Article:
Early American, Contemporary Paintings, Sculpture and Fine Antique American Indian Art.

Saddle Blankets NavajoRead about Collecting Navajo Rugs, Part 1  |  Read about Collecting Navajo Rugs, Part 2
Click here to search by size, price or trading post  |  Read about Navajo Saddle Blankets circa 1870-1930

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Navajo saddle blankets come in a variety of sizes, colors, and thickness. The earliest saddle blankets were created in the 1870s. During the 1890s Navajo Saddle blankets made from Germantown wool became fashionable, and are some of the most intricate eyedazzler's ever executed. They were tightly woven and done in numerous bright colors. Often woven on store bought cotton twine, these did not hold up to the heavy use on a horse and saddle. These are highly collectable especially when in good condition. 1900 to 1930 was the golden era of Navajo Saddle blankets. Many of the most uniquely Navajo pieces were executed during this time. These simple yet elegant navajo rugs are very collectable today especially some of the more simplistic designs. Single Saddle Blankets were roughly 30 inches square, and Double Saddle Blankets were of similar width, but about twice and long and were doubled over when in use to provide extra padding. Early saddle blankets often were woven in simple striped patterns, and double saddle blankets now are sometimes difficult to distinguish from small wearing blankets of the Transitional Period. By the end of the period, saddle blankets frequently had patterns only at the corners or edges since only those parts of the blanket were visible when in use. Double saddle blankets sometimes had a different pattern on each half. Fancy Saddle Blankets, often featuring bright colors, elaborate patterns and fringes, were probably more for show than function. The Navajo typically made twill saddle blankets with two contrasting colors to create a vibrant optical effect.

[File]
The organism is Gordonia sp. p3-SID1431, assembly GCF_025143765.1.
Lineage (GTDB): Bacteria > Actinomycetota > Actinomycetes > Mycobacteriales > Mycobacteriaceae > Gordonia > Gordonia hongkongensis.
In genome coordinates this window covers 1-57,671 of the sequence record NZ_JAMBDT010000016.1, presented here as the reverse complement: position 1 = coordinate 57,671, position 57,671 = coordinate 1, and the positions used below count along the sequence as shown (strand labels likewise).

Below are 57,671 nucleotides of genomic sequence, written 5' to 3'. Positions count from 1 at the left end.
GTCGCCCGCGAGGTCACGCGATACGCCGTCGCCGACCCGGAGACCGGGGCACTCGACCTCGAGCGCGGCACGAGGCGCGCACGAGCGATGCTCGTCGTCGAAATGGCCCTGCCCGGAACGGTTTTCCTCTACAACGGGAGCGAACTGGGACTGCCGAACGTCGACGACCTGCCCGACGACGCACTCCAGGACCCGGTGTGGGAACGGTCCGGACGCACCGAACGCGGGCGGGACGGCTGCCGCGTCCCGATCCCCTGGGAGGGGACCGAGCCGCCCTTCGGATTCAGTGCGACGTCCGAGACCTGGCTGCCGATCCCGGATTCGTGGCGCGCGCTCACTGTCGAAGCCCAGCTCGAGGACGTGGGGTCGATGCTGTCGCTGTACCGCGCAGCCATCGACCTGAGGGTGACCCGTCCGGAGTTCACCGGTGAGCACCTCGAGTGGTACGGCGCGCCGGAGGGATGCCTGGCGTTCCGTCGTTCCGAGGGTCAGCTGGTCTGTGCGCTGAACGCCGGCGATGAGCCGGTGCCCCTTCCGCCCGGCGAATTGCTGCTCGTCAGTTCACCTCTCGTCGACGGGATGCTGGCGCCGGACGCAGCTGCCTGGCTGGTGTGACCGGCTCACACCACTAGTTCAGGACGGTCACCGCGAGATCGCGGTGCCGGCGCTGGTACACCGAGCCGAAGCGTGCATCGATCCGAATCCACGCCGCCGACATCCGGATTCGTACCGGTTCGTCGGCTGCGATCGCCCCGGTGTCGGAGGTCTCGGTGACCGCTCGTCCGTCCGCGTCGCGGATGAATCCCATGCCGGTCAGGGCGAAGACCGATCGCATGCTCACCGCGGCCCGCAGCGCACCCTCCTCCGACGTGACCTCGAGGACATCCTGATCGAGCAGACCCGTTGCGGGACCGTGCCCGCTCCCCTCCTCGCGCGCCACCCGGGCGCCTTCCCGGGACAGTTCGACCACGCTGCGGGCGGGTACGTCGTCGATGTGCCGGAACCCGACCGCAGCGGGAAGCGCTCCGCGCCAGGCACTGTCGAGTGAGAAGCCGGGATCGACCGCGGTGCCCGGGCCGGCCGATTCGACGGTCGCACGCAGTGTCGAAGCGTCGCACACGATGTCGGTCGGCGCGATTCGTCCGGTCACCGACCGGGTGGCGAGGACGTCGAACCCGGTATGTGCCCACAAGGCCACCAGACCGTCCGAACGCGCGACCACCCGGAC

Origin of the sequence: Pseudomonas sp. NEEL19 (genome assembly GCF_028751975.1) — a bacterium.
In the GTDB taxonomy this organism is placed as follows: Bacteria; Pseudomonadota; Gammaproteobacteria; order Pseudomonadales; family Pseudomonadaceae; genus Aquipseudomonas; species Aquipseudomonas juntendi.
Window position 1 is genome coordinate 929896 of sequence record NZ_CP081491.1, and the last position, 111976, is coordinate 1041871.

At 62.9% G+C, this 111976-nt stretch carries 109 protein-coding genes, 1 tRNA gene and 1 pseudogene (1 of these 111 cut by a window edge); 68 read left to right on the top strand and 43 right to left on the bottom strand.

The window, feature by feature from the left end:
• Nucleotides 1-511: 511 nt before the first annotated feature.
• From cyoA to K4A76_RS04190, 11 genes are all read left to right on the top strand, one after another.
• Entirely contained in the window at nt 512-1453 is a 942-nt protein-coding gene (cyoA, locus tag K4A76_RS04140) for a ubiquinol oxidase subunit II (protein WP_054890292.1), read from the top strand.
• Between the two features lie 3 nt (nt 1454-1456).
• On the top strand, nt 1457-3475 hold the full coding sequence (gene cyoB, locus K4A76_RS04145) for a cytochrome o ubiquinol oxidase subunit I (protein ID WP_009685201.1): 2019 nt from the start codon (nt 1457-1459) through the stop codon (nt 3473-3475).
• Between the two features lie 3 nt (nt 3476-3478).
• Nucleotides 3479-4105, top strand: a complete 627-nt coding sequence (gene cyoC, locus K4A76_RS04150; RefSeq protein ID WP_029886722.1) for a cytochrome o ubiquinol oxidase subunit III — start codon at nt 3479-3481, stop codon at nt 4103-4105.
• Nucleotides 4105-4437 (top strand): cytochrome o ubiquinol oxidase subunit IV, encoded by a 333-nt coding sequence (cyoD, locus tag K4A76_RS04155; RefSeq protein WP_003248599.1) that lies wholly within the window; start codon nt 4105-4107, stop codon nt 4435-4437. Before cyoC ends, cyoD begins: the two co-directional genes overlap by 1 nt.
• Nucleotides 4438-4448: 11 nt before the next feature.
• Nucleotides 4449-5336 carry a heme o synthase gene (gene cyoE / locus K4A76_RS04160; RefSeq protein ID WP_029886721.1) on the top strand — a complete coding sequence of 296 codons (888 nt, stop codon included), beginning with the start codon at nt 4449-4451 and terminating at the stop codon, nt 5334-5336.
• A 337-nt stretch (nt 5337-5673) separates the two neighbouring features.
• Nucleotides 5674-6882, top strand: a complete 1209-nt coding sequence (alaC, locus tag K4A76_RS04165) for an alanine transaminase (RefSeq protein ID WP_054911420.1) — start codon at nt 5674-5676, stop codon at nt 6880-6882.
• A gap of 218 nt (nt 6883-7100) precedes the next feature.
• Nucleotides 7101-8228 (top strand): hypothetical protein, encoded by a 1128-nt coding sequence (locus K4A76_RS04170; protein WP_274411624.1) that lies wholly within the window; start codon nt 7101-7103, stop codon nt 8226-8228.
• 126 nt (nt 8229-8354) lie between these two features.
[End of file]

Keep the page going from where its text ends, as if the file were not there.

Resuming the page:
Permission to reproduce photos and paintings in this online catalog secured by J. Mark Sublette. All rights reserved. No portion of this online catalog may be reproduced in any manner whatsoever without written permission from J. Mark Sublette, Medicine Man Gallery, Inc.

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